5 Technologies Airports Need for the New Normal

Digital Transformation

The global health and economic crisis caused by the Coronavirus has shown us that our most highly trafficked public infrastructures (airports, trains, malls, etc.) are vastly unprepared and ill-equipped to contain, let alone slow the spread of an outbreak.

Being extremely diverse, highly trafficked, and having many people in close proximity, airports may be the largest global breeding ground for disease. Innovative new technologies and protocols must be put into place to detect possible outbreaks, help affected individuals, and disinfect contaminated areas.

Health Screening and Fever Detection

Today, we see horror stories on the news of massive lines at airports as travelers wait to be manually screened for a fever using a handheld device. By switching to an automated system using thermal cameras and a real-time application this process can be made both faster and more effective. Individuals detected by the thermal camera can be quickly brought aside and manually screened to confirm if they are sick.

Spread Estimation

Knowing where hotspots are and who has been affected after an outbreak has been identified is paramount to effectively containing the spread. Using technologies such as contact tracing; airports will be able to quickly intercept individuals who have been in contact with infected people and close off impacted areas for cleaning/disinfection.

Smart Sanitation

Detecting areas in an airport (or any public place) that are either very highly trafficked (a security checkpoint), and/or have had sick people in the vicinity recently is currently a massive gap in airport technology stacks. A real-time smart sanitation system could be quickly deployed using already-in-place camera infrastructure. Janitorial crews could then focus their time on the highest risk areas and respond more quickly to cleaning needs.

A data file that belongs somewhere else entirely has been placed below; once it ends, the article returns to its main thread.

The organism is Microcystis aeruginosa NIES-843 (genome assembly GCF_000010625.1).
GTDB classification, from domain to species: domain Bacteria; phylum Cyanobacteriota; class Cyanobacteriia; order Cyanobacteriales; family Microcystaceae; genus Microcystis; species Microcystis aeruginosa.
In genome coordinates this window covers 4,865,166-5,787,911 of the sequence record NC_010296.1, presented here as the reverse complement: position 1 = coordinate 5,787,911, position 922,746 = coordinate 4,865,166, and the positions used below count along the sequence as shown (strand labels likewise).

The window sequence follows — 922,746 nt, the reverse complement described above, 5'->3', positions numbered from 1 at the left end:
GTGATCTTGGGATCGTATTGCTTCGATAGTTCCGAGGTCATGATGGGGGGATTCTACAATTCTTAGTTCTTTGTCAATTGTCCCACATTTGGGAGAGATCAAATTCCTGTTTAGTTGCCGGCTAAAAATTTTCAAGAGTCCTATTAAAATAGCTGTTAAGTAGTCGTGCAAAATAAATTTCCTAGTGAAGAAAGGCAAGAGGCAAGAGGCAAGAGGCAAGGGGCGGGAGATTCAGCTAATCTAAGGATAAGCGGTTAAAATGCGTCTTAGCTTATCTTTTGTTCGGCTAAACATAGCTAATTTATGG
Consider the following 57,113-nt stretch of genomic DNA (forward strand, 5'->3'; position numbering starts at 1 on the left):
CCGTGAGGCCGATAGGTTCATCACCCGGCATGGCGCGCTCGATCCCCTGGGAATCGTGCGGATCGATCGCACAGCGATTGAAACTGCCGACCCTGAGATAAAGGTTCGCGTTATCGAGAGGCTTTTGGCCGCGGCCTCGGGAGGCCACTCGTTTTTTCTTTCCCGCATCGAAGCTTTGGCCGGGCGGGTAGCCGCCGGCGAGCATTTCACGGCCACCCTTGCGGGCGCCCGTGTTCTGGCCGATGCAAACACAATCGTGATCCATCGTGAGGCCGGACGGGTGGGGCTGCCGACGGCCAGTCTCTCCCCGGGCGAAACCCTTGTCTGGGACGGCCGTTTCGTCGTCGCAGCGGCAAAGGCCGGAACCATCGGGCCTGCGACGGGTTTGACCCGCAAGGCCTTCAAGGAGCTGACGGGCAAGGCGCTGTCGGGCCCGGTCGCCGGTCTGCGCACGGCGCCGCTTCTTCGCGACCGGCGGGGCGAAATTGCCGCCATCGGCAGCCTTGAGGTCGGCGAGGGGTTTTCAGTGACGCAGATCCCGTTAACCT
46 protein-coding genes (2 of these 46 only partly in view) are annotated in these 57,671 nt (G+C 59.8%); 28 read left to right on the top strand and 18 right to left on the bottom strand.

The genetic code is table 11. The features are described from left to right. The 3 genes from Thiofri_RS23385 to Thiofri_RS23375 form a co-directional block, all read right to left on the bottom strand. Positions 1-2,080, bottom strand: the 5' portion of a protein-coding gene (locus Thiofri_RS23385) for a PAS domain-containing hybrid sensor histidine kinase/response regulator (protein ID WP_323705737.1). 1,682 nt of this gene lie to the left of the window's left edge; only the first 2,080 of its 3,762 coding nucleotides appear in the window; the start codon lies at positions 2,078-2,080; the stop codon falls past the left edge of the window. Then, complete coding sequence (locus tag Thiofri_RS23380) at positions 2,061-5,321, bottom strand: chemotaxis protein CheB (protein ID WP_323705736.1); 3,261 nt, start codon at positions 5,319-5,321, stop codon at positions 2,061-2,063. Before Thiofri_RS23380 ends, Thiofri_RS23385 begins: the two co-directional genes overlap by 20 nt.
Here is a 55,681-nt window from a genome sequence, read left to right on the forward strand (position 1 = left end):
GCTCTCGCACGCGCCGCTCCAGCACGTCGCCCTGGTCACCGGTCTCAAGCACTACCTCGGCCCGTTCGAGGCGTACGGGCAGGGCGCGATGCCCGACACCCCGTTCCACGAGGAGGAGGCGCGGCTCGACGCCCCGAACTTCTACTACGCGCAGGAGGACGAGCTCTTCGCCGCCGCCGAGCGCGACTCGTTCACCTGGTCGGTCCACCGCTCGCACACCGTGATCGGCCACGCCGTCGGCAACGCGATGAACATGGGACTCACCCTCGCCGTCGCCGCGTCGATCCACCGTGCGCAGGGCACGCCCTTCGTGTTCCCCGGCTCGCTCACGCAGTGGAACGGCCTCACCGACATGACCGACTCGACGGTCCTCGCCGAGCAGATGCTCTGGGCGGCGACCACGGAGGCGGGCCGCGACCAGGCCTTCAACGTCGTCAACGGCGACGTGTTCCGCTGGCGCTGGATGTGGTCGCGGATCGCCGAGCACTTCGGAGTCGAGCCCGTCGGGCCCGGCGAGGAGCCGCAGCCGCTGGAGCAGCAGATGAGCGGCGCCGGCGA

Automated Check-In

This technology is already in use by many of the major airlines across the globe (usually seen as self-service check-in kiosks). However, there are ways this can be improved. Human interaction is still required to check baggage and troubleshoot inevitable problems, by replacing non-critical face to face interaction with a technology such as live video chat, airports can cut down the transmission of disease.

Operational Control Centers

All of these new and innovative airport technologies (powered by real-time applications) still need humans to make critical decisions and be ready to step in when necessary. This will be done from an on or off-premise Operational Control Center (OCC) much like we currently see in a NASA or SpaceX mission control. Moving personnel to OCCs not only allows systems and humans to collaborate more efficiently, it also cuts back on unnecessary disease exposure.

See How Amorph Systems is Using VANTIQ to Make All of This a Reality

VANTIQ partner Amorph Systems is working with airports around the world to outfit them with next-generation technologies powered by real-time applications. Learn more about Amorph’s application and how they are making this a reality in our on-demand webinar, Rapid Innovation at the Front Lines: How to Counter Coronavirus in Airports with Tracking Solutions.

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